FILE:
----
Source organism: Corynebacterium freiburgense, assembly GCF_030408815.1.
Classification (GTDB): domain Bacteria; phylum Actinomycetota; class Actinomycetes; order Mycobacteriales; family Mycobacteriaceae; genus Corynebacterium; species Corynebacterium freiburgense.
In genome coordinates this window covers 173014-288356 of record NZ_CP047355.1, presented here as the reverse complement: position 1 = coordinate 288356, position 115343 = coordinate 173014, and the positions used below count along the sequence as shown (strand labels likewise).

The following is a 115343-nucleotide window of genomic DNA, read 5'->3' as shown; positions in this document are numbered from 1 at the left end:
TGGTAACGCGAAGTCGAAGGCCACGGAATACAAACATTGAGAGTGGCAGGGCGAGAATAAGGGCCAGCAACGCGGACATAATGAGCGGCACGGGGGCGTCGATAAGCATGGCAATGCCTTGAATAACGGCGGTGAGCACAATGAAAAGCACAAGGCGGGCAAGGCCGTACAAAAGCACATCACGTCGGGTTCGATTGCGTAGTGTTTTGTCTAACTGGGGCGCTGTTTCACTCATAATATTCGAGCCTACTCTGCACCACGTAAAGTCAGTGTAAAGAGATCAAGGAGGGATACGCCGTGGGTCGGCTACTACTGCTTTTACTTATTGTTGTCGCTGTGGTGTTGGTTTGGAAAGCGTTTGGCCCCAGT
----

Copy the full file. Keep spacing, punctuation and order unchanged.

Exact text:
Source organism: Corynebacterium freiburgense, assembly GCF_030408815.1.
Classification (GTDB): domain Bacteria; phylum Actinomycetota; class Actinomycetes; order Mycobacteriales; family Mycobacteriaceae; genus Corynebacterium; species Corynebacterium freiburgense.
In genome coordinates this window covers 173014-288356 of record NZ_CP047355.1, presented here as the reverse complement: position 1 = coordinate 288356, position 115343 = coordinate 173014, and the positions used below count along the sequence as shown (strand labels likewise).

The following is a 115343-nucleotide window of genomic DNA, read 5'->3' as shown; positions in this document are numbered from 1 at the left end:
TGGTAACGCGAAGTCGAAGGCCACGGAATACAAACATTGAGAGTGGCAGGGCGAGAATAAGGGCCAGCAACGCGGACATAATGAGCGGCACGGGGGCGTCGATAAGCATGGCAATGCCTTGAATAACGGCGGTGAGCACAATGAAAAGCACAAGGCGGGCAAGGCCGTACAAAAGCACATCACGTCGGGTTCGATTGCGTAGTGTTTTGTCTAACTGGGGCGCTGTTTCACTCATAATATTCGAGCCTACTCTGCACCACGTAAAGTCAGTGTAAAGAGATCAAGGAGGGATACGCCGTGGGTCGGCTACTACTGCTTTTACTTATTGTTGTCGCTGTGGTGTTGGTTTGGAAAGCGTTTGGCCCCAGT